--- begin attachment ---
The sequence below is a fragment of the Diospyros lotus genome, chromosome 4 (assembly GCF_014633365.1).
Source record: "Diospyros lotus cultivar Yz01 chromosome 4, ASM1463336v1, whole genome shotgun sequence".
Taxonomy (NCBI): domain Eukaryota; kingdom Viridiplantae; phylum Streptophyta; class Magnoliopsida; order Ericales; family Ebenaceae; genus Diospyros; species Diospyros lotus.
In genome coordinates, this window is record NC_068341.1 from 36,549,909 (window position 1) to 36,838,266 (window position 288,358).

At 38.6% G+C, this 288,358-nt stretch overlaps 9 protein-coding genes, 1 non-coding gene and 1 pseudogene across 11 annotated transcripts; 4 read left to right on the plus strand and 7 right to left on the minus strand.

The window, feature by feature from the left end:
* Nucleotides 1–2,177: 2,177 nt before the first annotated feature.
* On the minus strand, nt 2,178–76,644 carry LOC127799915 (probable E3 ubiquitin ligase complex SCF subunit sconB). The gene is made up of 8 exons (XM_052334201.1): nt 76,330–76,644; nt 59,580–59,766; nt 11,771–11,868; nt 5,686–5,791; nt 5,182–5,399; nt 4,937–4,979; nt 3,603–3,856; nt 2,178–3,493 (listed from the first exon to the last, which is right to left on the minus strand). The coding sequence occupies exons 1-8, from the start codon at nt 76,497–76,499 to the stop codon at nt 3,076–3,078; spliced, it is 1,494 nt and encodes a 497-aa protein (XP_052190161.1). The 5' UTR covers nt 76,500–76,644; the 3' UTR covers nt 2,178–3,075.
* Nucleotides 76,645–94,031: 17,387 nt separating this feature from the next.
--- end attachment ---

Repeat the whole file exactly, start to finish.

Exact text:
The sequence below is a fragment of the Diospyros lotus genome, chromosome 4 (assembly GCF_014633365.1).
Source record: "Diospyros lotus cultivar Yz01 chromosome 4, ASM1463336v1, whole genome shotgun sequence".
Taxonomy (NCBI): domain Eukaryota; kingdom Viridiplantae; phylum Streptophyta; class Magnoliopsida; order Ericales; family Ebenaceae; genus Diospyros; species Diospyros lotus.
In genome coordinates, this window is record NC_068341.1 from 36,549,909 (window position 1) to 36,838,266 (window position 288,358).

At 38.6% G+C, this 288,358-nt stretch overlaps 9 protein-coding genes, 1 non-coding gene and 1 pseudogene across 11 annotated transcripts; 4 read left to right on the plus strand and 7 right to left on the minus strand.

The window, feature by feature from the left end:
* Nucleotides 1–2,177: 2,177 nt before the first annotated feature.
* On the minus strand, nt 2,178–76,644 carry LOC127799915 (probable E3 ubiquitin ligase complex SCF subunit sconB). The gene is made up of 8 exons (XM_052334201.1): nt 76,330–76,644; nt 59,580–59,766; nt 11,771–11,868; nt 5,686–5,791; nt 5,182–5,399; nt 4,937–4,979; nt 3,603–3,856; nt 2,178–3,493 (listed from the first exon to the last, which is right to left on the minus strand). The coding sequence occupies exons 1-8, from the start codon at nt 76,497–76,499 to the stop codon at nt 3,076–3,078; spliced, it is 1,494 nt and encodes a 497-aa protein (XP_052190161.1). The 5' UTR covers nt 76,500–76,644; the 3' UTR covers nt 2,178–3,075.
* Nucleotides 76,645–94,031: 17,387 nt separating this feature from the next.